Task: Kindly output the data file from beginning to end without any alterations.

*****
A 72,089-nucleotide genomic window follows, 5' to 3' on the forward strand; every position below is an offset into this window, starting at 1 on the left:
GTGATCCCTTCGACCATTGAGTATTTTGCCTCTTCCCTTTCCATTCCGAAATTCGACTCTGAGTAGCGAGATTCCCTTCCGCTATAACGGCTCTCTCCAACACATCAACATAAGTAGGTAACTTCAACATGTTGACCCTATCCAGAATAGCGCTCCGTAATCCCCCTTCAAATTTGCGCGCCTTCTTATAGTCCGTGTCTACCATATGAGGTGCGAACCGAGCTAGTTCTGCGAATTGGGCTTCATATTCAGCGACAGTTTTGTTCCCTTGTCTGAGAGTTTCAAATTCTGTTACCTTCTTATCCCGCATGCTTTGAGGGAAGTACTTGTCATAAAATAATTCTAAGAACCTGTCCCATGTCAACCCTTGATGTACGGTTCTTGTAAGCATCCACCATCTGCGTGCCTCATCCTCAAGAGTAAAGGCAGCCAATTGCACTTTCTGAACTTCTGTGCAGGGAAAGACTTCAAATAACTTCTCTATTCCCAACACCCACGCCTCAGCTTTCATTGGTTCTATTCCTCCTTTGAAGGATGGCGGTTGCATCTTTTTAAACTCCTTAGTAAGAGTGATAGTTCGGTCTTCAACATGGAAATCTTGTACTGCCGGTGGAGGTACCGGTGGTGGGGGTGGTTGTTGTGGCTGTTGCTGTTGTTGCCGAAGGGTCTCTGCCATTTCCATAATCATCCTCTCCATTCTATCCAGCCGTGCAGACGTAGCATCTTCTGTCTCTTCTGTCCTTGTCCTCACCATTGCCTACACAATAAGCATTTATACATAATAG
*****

A 72,089-nucleotide genomic window follows, 5' to 3' on the forward strand; every position below is an offset into this window, starting at 1 on the left:
GTGATCCCTTCGACCATTGAGTATTTTGCCTCTTCCCTTTCCATTCCGAAATTCGACTCTGAGTAGCGAGATTCCCTTCCGCTATAACGGCTCTCTCCAACACATCAACATAAGTAGGTAACTTCAACATGTTGACCCTATCCAGAATAGCGCTCCGTAATCCCCCTTCAAATTTGCGCGCCTTCTTATAGTCCGTGTCTACCATATGAGGTGCGAACCGAGCTAGTTCTGCGAATTGGGCTTCATATTCAGCGACAGTTTTGTTCCCTTGTCTGAGAGTTTCAAATTCTGTTACCTTCTTATCCCGCATGCTTTGAGGGAAGTACTTGTCATAAAATAATTCTAAGAACCTGTCCCATGTCAACCCTTGATGTACGGTTCTTGTAAGCATCCACCATCTGCGTGCCTCATCCTCAAGAGTAAAGGCAGCCAATTGCACTTTCTGAACTTCTGTGCAGGGAAAGACTTCAAATAACTTCTCTATTCCCAACACCCACGCCTCAGCTTTCATTGGTTCTATTCCTCCTTTGAAGGATGGCGGTTGCATCTTTTTAAACTCCTTAGTAAGAGTGATAGTTCGGTCTTCAACATGGAAATCTTGTACTGCCGGTGGAGGTACCGGTGGTGGGGGTGGTTGTTGTGGCTGTTGCTGTTGTTGCCGAAGGGTCTCTGCCATTTCCATAATCATCCTCTCCATTCTATCCAGCCGTGCAGACGTAGCATCTTCTGTCTCTTCTGTCCTTGTCCTCACCATTGCCTACACAATAAGCATTTATACATAATAG